Asian longhorned ticks have been found in 19 states, including North Carolina


Nymph and adult female, top view. (image credit: CDC)
Nymph and adult female, underside. (image credit: CDC)

According to researchers, this invasive species can reproduce quickly, hide in tall grass and survive harsh conditions.

Luckily, compared to other well-known native ticks, the Asian longhorned tick appears to be less attracted to human skin, but have been found on people and also pets, livestock, and wildlife.

Three cows in Ohio died after being bitten tens of thousands of times, promoting the CDC warning. An analysis published in the Journal of Medical Entomology reveals that scientists gathered nearly 10,000 ticks in around 90 minutes at the cow pasture.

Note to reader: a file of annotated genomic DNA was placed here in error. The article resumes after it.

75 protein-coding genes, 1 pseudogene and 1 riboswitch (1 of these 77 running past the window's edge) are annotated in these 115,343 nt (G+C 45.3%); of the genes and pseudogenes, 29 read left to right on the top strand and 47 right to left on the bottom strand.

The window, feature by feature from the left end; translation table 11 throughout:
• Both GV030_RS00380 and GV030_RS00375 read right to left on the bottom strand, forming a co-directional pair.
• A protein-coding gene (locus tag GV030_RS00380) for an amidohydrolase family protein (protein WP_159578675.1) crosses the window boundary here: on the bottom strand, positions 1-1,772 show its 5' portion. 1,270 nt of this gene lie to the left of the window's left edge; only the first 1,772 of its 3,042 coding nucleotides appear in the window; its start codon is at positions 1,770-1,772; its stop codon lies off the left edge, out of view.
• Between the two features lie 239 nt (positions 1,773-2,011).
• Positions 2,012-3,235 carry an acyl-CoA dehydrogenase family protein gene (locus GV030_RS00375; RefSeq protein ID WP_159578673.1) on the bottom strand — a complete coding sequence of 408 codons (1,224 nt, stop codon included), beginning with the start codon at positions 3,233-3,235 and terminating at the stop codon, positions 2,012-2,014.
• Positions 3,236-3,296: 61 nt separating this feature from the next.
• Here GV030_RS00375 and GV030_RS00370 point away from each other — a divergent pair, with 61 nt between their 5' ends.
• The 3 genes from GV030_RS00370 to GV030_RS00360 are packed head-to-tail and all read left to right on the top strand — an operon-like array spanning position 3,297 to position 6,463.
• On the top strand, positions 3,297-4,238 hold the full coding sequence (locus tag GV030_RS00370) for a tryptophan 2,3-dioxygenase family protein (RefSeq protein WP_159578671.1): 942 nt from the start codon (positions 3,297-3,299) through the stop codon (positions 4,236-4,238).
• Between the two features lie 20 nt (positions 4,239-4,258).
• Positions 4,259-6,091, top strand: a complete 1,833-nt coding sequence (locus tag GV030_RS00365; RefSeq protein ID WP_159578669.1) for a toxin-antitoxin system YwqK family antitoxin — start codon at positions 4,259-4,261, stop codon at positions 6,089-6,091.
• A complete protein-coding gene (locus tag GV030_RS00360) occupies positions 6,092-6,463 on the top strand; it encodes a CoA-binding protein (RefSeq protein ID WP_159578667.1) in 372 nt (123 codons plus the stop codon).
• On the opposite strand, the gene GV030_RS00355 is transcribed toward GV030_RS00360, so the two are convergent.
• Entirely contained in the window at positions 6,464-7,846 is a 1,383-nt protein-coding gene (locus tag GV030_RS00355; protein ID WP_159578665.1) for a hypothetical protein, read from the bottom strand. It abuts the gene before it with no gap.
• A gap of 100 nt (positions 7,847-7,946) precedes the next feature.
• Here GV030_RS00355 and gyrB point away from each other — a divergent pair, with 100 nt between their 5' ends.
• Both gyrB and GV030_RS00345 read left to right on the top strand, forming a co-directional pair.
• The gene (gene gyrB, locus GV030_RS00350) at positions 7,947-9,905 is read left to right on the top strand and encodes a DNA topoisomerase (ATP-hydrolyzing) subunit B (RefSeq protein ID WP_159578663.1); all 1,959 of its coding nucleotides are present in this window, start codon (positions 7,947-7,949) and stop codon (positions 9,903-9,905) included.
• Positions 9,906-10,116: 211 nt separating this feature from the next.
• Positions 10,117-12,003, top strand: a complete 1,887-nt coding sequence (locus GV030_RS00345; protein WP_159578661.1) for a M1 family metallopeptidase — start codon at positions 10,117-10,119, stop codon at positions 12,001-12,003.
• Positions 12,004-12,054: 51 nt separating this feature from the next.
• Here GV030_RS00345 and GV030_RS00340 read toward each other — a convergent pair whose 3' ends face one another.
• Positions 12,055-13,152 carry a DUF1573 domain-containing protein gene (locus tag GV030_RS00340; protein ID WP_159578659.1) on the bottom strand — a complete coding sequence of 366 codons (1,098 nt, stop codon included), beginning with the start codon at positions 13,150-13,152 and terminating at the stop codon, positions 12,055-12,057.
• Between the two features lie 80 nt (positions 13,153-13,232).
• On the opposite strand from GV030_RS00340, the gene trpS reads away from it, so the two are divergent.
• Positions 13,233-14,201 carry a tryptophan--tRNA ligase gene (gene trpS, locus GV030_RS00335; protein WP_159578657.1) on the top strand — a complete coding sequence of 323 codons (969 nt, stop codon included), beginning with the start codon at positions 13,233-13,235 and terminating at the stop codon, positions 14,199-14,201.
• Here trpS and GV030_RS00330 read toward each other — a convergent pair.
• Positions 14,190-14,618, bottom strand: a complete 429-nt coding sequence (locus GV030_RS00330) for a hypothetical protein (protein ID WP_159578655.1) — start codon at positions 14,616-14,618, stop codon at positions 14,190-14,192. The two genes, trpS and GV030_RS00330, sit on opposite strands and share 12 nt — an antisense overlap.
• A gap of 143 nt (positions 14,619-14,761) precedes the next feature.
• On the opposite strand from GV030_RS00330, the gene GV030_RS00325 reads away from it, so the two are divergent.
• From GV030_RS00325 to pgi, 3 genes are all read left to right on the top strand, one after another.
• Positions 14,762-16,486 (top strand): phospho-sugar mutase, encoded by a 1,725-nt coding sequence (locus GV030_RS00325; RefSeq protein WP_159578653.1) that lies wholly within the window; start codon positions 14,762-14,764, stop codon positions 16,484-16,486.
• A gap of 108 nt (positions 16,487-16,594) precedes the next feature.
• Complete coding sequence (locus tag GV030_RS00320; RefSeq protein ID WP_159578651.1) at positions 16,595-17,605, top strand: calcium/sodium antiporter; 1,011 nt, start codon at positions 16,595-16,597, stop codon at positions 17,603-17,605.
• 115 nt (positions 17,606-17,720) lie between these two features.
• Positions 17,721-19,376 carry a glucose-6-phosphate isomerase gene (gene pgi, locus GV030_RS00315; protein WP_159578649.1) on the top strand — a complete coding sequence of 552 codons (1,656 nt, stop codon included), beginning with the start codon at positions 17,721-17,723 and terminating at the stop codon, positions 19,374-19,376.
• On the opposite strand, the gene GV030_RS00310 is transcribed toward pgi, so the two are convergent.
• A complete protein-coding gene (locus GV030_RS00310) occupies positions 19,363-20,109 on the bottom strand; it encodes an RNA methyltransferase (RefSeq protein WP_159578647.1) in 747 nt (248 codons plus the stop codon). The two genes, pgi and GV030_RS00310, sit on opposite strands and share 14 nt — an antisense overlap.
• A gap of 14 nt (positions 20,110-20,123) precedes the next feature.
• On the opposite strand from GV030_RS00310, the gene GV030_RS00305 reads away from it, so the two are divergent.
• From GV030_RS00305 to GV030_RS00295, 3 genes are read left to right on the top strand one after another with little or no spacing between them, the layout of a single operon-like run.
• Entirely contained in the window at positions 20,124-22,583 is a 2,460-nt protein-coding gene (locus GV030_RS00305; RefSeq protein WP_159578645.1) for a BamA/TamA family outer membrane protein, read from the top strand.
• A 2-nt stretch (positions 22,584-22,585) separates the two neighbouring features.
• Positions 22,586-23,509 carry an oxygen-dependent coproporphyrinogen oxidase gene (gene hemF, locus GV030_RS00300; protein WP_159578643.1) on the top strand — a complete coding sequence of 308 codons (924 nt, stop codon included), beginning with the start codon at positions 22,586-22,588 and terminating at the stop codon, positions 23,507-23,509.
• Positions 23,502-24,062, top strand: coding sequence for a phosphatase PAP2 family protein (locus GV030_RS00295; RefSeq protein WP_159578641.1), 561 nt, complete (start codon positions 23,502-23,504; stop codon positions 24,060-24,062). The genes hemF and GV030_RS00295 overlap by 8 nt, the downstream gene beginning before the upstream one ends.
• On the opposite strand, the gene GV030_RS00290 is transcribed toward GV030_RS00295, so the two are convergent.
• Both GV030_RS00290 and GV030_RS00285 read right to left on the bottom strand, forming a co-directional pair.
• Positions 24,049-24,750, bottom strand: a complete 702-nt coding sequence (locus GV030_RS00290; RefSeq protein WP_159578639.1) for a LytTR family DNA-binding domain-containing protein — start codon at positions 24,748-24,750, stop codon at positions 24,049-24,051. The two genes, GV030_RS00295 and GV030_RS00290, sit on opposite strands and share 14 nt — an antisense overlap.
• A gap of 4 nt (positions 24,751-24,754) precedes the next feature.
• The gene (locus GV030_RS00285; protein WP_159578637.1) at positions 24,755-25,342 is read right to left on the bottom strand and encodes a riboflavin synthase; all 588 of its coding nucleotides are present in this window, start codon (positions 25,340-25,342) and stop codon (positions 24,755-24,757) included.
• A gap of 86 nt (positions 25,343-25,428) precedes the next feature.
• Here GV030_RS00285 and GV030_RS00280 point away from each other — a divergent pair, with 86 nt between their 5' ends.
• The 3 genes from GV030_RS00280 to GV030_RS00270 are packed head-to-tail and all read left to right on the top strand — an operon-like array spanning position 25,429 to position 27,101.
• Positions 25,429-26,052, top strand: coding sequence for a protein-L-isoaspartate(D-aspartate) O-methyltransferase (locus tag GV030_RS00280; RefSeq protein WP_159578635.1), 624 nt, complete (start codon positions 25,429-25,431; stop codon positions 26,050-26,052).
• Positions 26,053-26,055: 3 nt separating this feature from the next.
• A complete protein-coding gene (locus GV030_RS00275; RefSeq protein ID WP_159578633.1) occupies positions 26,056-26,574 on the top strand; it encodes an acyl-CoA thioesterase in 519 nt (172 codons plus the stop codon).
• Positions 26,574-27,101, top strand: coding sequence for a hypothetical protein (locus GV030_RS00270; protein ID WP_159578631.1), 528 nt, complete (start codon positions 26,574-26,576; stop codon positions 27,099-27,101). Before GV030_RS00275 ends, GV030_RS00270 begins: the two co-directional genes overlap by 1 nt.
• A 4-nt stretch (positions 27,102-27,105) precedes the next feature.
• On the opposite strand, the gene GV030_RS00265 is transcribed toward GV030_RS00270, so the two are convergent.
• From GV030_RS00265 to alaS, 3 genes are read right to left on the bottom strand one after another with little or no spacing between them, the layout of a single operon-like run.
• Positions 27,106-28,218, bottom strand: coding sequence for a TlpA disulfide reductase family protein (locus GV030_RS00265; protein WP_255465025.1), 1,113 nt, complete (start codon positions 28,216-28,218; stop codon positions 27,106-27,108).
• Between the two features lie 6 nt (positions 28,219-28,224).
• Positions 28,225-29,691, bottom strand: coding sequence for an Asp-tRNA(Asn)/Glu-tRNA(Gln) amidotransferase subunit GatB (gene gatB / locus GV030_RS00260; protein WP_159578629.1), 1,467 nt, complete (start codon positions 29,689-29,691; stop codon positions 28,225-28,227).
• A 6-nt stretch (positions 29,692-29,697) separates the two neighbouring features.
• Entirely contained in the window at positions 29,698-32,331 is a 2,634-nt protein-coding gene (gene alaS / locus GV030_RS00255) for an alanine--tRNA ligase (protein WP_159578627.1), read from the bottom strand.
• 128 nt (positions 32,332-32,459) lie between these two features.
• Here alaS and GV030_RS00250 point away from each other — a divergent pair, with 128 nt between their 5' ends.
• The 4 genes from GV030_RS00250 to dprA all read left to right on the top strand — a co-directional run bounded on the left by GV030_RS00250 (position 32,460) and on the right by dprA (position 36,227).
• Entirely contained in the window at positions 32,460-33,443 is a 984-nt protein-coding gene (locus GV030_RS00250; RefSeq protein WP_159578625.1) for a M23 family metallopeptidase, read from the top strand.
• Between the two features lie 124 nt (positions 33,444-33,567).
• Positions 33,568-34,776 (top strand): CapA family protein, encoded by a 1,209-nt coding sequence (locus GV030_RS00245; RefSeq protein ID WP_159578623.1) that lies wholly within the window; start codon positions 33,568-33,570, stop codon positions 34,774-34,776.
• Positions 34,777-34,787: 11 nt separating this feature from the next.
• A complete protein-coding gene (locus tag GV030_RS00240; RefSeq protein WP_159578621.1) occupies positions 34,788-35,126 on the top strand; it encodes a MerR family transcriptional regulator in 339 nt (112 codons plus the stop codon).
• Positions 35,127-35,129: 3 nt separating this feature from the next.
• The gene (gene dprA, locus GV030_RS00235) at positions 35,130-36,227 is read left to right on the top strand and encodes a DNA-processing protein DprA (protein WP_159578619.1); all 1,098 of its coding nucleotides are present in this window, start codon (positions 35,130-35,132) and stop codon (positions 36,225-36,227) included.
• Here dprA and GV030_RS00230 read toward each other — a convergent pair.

The ticks “are light brown in color and are very small, often smaller than a sesame seed,” according to the USDA Animal and Plant Health Inspection Service website, which also explains that female Asian longhorned ticks can reproduce without a male, and that “it only takes a single tick to create a population in a new location.”

Many species of ticks live in the United States. Each one can carry and spread different types of germs.

When a scientist discovers a new germ in a tick, studies are needed to determine if the tick can carry and spread germs to a person or animal.

A recent experimental study found that this tick is not likely to contribute to the spread of Lyme disease bacteria in the United States, while another laboratory study found that this tick has the ability to carry and spread the bacteria that causes Rocky Mountain spotted fever (Rickettsia rickettsii), though the germs that cause Rocky Mountain spotted fever have not yet been found in these ticks in nature.